On January 17 (the same date that the second United States stamp of the year was released), the U.S. Postal Service announced that it would offer four low-denomination Fruit series coil stamps in rolls of 3,000 on January 27 as well as in the previously released rolls of 10,000 stamps. The stamps affected are the 2-cent Meyer Lemons (originally issued on January 19, 2018, and listed as Scott #5256); 3-cent Strawberries (May 5, 2017, Scott #5201); 5-cent Pinot Noir Grapes (February 19, 2016, Scott #5038); and the 10-cent Red Pears (January 17, 2016, Scott #5039). It is as yet unknown if the stamps in the new size coil rolls will differ in any significant way from the original issues in the larger rolls (such as, for example, bearing microprinted “2019” dates). The same date will also see the reissue of the Uncle Sam Hat stamp previously released in panes on 20 on February 18, 2017 (Scott #5174), this time in coils of 100 stamps including a “2019” year inscription. January 27 will be a very expensive day for those few collectors left who still obtain all new U.S. issues.
Meanwhile, the 12th stamp of the U.S. Postal Service’s Celebrating Lunar New Year series was released on January 17 in ceremonies at the Chinese Community Center in Houston, Texas. USPS vice president of finance and planning Luke Grossmann was on hand to introduce the Year of the Boar stamp, the final stamp in a series that began in 2008. As with the previous 11 stamps in the series, the central artwork features a painting by New York-based artist Kam Mak. The 2019 illustration shows purple peach blossoms on a branch against a pale green background. Peach trees in China typically bloom in February. The upcoming Year of the Pig (or, Boar) will begin February 5, 2019, and end on January 24, 2020.
A Stamp A Day articles published last week:
- January 15, 2019: “Franz Grillparzer” (Austria — Scott #489, 1949) 2,435 words
- January 16, 2019: “Wan Khru (วันครู), or Teacher’s Day in Thailand” (Thailand — Scott #2849v, 2015) 1,509 words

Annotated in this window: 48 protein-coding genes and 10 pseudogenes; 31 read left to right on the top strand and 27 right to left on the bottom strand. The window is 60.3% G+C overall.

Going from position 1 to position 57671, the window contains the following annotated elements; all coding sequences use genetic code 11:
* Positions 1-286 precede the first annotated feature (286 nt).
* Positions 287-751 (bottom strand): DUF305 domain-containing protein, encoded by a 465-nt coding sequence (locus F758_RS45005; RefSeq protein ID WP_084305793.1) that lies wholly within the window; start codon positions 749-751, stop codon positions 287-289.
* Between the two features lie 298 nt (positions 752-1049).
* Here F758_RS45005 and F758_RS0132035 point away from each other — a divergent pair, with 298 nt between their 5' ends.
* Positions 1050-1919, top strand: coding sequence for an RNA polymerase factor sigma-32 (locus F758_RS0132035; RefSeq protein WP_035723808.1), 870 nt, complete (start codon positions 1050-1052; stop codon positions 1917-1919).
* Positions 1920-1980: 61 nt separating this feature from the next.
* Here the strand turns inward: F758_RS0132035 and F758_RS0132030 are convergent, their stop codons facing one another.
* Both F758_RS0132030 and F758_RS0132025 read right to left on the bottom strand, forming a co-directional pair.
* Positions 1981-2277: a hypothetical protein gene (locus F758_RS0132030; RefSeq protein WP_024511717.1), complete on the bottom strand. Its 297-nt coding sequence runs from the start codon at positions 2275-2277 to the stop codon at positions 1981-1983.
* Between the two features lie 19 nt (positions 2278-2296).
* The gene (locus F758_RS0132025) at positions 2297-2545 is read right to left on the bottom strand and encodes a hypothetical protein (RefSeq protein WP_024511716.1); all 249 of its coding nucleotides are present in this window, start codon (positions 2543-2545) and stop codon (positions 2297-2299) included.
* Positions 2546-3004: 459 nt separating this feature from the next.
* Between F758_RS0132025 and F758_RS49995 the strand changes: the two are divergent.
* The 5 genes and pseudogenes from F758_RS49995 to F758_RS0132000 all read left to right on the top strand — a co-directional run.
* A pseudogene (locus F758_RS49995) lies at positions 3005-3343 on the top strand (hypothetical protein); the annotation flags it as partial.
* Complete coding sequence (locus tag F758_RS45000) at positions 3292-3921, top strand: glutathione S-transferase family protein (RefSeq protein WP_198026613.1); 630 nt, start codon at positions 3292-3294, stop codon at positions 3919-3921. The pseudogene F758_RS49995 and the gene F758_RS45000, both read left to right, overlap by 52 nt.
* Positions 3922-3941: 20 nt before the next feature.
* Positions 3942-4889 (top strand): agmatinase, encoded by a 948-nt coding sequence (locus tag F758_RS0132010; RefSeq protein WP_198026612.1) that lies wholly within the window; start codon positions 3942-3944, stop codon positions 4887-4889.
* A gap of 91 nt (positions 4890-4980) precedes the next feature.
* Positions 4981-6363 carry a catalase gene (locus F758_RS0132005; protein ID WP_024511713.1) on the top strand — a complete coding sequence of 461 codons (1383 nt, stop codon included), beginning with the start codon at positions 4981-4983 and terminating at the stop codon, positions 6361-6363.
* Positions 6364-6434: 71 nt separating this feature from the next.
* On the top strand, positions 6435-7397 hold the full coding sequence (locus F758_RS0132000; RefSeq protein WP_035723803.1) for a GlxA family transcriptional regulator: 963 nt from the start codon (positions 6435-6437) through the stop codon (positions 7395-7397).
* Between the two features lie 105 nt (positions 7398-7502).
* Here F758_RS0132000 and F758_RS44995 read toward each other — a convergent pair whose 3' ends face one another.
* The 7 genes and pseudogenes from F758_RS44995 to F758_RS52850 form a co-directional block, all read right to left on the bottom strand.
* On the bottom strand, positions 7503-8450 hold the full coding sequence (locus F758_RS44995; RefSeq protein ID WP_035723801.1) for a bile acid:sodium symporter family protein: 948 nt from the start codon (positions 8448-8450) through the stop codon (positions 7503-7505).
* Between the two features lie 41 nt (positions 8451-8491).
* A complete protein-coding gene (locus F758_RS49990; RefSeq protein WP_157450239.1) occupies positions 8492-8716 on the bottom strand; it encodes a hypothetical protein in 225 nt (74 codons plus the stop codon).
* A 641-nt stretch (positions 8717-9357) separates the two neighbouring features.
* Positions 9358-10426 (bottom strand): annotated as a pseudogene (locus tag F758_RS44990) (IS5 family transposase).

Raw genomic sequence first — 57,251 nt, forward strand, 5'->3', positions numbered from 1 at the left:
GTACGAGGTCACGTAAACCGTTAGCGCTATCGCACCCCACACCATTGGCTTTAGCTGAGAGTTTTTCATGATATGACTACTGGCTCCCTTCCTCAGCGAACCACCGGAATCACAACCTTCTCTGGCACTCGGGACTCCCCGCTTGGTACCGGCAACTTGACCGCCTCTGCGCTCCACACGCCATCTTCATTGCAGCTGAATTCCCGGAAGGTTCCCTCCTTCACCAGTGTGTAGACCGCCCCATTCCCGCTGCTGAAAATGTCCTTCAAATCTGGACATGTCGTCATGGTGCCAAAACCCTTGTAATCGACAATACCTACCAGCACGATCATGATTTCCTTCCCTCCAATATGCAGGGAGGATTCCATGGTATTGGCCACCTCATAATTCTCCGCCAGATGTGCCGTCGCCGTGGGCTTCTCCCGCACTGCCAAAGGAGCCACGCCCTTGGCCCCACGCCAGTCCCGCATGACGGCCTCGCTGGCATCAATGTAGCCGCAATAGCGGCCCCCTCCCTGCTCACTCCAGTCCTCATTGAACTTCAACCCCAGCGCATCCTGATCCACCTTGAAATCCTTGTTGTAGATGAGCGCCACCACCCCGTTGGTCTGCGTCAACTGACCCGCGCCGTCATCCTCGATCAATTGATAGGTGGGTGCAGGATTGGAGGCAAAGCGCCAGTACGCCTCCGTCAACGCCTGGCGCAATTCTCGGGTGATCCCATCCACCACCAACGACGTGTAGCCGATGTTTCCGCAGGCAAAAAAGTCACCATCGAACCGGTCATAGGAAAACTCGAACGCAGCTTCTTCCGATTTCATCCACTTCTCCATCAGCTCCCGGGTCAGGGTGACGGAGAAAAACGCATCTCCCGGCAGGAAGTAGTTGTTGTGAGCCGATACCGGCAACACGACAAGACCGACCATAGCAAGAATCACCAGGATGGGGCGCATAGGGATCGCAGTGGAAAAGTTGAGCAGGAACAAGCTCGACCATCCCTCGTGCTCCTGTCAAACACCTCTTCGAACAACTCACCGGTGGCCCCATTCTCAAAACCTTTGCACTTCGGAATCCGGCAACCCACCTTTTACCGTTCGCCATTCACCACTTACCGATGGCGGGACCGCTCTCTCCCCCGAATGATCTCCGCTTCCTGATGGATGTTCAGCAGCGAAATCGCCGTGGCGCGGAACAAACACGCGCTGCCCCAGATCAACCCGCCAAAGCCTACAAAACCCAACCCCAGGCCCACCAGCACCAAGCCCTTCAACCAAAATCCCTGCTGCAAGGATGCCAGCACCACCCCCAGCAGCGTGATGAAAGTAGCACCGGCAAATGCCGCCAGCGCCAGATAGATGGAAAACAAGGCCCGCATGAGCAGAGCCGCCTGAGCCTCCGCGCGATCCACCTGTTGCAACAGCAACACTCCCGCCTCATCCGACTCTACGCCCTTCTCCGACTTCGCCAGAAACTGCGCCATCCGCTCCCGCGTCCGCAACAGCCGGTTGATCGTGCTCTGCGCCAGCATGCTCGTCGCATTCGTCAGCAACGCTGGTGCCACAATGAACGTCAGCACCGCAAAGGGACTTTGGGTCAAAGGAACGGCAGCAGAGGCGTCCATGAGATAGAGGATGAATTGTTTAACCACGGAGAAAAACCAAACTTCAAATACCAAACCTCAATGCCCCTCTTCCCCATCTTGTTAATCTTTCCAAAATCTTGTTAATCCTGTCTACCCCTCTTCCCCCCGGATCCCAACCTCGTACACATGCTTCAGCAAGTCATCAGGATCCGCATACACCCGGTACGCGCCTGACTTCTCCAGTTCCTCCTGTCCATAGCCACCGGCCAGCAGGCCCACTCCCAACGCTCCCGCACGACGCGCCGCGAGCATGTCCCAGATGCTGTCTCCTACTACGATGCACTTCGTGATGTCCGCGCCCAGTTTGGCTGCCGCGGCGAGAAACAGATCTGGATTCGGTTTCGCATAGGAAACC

- January 17, 2019: “Happy Birthday, Ben Franklin” (Great Britain — Scott #785, 1976) 794 words
- January 18, 2019: “Daniel Webster & the Dartmouth College Case” (United States — Scott #1380, 1969) 2,202 words
- January 19, 2019: “Edgar Allan Poe & His Stamps” (United States — Scott #986, 1949) 6,525 words
- January 20, 2019: “The British Colony of Hong Kong” (Hong Kong — Scott #173, 1941) 2,743 words
- January 21, 2019: “Monte Carlo Auto Rally” (Monaco — Scott #333, 1955) 2,539 words
Today’s article, which will be post #939 to that blog, will be about the The Pontifical Swiss Guard (Cohors Pedestris Helvetiorum a Sacra Custodia Pontificis in Latin and Guardia Svizzera Pontificia in Italian). This is the small force maintained by the Holy See that is responsible for the safety of the Pope, including the security of the Apostolic Palace. The Swiss Guard serves as the de facto military of Vatican City. Established in 1506 under Pope Julius II with the first 100 soldiers arriving on January 21 of that year, the Pontifical Swiss Guard is among the oldest military units in continuous operation. I am still trying to decide which stamp to feature for the article (I have several to choose from issued by the Vatican as well as Switzerland) and will put it together later this afternoon or evening.
I didn’t spent much time on my “virtual stamp album” pages this week, only adding a couple of stamps to the United States Trans-Mississippian issue of 1898, which I’d received in the mail last week. The 4-cent and 8-cent values are next on my list to acquire as well as upgrades and adding to the Pan-American issue of 1901.